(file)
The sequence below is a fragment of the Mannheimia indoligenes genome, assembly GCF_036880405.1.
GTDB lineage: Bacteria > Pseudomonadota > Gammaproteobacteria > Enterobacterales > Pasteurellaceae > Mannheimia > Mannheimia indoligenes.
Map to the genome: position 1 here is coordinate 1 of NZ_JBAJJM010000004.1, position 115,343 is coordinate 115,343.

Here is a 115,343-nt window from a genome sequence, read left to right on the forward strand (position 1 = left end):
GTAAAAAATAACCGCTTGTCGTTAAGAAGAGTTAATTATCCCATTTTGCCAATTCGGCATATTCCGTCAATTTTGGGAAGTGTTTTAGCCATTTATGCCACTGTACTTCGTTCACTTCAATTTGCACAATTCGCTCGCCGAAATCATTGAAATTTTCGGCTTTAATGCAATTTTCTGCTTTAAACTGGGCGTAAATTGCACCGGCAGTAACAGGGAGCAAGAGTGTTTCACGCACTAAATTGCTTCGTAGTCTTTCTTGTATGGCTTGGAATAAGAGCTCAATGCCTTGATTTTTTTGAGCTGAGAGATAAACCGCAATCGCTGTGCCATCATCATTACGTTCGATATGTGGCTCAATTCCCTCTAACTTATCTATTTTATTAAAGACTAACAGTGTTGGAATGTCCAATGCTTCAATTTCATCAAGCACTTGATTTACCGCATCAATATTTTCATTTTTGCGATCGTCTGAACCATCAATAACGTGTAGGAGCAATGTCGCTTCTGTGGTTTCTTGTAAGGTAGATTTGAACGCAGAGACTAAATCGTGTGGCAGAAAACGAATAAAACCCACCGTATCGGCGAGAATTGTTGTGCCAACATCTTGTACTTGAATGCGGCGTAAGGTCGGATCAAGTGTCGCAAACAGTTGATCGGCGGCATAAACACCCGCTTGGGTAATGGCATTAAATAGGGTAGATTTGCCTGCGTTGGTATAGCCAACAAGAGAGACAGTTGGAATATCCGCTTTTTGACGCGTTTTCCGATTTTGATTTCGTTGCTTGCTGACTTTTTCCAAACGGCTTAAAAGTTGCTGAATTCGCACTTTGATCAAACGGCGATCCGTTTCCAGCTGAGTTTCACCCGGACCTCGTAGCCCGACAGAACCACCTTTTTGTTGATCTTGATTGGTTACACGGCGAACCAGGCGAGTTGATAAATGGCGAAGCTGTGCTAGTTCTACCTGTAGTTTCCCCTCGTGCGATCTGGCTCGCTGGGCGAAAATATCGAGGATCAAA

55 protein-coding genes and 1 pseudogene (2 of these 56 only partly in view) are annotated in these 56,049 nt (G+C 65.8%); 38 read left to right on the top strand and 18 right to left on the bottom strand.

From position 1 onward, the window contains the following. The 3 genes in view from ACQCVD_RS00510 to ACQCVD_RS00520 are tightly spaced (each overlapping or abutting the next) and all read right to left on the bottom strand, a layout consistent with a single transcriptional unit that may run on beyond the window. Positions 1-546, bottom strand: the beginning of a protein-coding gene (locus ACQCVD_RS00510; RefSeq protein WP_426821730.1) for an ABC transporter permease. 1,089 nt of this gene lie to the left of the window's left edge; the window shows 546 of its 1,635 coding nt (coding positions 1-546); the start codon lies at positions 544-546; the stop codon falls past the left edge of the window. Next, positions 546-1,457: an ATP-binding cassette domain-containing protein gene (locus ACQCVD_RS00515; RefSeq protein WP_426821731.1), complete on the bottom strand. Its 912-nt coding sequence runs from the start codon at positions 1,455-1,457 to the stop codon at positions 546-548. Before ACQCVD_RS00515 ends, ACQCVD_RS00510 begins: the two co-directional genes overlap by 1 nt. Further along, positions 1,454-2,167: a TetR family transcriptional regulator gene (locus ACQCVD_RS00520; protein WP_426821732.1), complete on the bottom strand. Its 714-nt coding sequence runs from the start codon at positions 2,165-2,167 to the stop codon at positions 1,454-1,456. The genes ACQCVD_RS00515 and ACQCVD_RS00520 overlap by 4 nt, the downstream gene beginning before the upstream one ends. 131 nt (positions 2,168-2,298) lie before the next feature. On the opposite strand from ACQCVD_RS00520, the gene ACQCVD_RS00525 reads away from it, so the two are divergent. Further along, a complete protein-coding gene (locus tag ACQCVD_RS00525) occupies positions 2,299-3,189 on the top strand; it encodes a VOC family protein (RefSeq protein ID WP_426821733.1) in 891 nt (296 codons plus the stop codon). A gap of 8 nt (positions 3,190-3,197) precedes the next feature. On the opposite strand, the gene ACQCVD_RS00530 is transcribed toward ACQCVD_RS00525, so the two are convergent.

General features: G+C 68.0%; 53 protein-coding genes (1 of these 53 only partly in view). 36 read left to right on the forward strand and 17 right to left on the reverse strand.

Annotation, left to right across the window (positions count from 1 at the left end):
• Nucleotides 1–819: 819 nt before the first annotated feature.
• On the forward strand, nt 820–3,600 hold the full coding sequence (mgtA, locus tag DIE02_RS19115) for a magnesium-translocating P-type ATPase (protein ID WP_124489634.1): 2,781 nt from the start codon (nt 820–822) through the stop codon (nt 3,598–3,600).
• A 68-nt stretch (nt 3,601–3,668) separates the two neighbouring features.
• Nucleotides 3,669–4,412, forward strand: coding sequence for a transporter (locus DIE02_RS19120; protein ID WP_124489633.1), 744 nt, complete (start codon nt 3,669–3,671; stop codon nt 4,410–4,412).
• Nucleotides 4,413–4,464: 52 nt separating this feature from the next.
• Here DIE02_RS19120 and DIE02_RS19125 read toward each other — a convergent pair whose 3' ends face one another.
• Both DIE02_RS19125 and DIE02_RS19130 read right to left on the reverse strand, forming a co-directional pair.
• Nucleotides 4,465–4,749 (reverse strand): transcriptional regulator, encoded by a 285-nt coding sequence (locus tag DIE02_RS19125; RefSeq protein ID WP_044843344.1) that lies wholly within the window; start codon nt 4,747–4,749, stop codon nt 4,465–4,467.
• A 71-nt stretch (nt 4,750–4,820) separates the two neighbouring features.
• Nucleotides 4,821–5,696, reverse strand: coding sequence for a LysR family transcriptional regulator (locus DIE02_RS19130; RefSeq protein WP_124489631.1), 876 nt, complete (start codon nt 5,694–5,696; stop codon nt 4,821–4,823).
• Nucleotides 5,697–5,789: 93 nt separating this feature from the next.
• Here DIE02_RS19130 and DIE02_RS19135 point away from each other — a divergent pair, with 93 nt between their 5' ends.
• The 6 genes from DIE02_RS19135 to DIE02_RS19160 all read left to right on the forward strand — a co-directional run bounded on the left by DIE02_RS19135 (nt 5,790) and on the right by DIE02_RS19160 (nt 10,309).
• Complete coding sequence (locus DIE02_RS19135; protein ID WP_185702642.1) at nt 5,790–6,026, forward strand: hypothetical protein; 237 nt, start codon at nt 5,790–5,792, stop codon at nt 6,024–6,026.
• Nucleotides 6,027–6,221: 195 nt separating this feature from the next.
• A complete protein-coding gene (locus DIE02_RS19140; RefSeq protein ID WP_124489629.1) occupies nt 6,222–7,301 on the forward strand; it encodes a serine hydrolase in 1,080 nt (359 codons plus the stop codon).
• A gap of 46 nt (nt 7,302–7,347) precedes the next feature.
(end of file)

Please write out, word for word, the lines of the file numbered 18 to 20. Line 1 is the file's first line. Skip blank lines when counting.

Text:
• A 71-nt stretch (nt 4,750–4,820) separates the two neighbouring features.
• Nucleotides 4,821–5,696, reverse strand: coding sequence for a LysR family transcriptional regulator (locus DIE02_RS19130; RefSeq protein WP_124489631.1), 876 nt, complete (start codon nt 5,694–5,696; stop codon nt 4,821–4,823).
• Nucleotides 5,697–5,789: 93 nt separating this feature from the next.